The report finds that policymakers have only cut the FMAP once, in 1981, when President Reagan and Congress enacted a temporary cut.  The most recent FMAP changes were temporary increases to give states fiscal relief during the past two economic downturns.

States are headed down divergent paths based on whether they have expanded Medicaid.  The 27 states (including the District of Columbia, see map) that have taken up the Medicaid expansion are experiencing large gains in health coverage.  As a result, hospitals are providing much less uncompensated care than just a year ago.

Unfounded concerns of a future drop in the federal matching are no reason for the remaining states to stay on the sidelines and miss out on the many benefits of expansion.

GAO Medicaid Data Show Per Capita Caps Would Lead to Disparate, Harmful Funding Cuts

July 30, 2014 at 10:04 am

We’ve previously warned that proposals to change the formula for federal Medicaid funding for states to a fixed dollar amount per Medicaid beneficiary — known as a “per capita cap” — would mean cuts in federal funding for all states.  The change would hit some states particularly hard due to substantial differences in per-beneficiary spending and how fast such costs grow over time.  A recent Government Accountability Office (GAO) analysis backs up our warning.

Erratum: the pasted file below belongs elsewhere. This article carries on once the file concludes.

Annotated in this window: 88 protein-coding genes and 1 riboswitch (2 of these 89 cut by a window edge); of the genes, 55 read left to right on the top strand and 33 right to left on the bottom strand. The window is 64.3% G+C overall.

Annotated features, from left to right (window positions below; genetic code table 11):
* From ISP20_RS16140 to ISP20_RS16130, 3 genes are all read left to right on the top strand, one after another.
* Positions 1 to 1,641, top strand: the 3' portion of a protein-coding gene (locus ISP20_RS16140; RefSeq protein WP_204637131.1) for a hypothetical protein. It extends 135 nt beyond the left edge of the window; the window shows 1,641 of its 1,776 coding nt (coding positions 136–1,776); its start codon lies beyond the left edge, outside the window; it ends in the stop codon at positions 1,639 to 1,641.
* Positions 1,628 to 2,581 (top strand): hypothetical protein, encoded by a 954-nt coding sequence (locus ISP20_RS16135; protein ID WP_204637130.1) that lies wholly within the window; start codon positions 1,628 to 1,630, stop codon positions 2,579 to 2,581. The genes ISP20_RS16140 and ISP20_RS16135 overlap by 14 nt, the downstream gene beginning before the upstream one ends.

GAO’s analysis shows that states vary widely in how much they spend per beneficiary, consistent with our own analysis and that of the Kaiser Family Foundation.  GAO estimated average spending in 2008 for each state for different groups of beneficiaries — a child, a person with a disability, a senior, and a non-disabled, non-elderly adult — using federal expenditure and enrollment data.  As one would expect, overall, on average, Medicaid spending on people with disabilities and on seniors was significantly greater than spending on other adults and on children.

But spending on these enrollment groups varied considerably among states.  For example, Medicaid spending per child beneficiary was $5,877 in Vermont and $1,702 in California.  And average Medicaid spending per senior beneficiary was $28,564 in Montana and $9,882 in Alabama.

House Energy and Commerce Committee Chairman Fred Upton (R-MI) and Senate Finance Committee Ranking Member Orrin Hatch (R-UT), who requested the GAO analysis, responded to the findings by reiterating their proposal to establish a per capita cap, under which the federal government would no longer cover a fixed share of each state’s overall Medicaid costs but instead would limit each state to a fixed dollar amount per beneficiary.

Rep. Upton and Sen. Hatch previously argued that a per capita cap would “normalize” Medicaid spending across states, implying that states with higher-than-average spending per beneficiary have inflated costs.  In reality, states with relatively low Medicaid spending per beneficiary would likely fare disproportionately worse than higher-spending states under such a cap, because they would receive relatively less funding due to federal funding formulas that are typically based on current spending per beneficiary.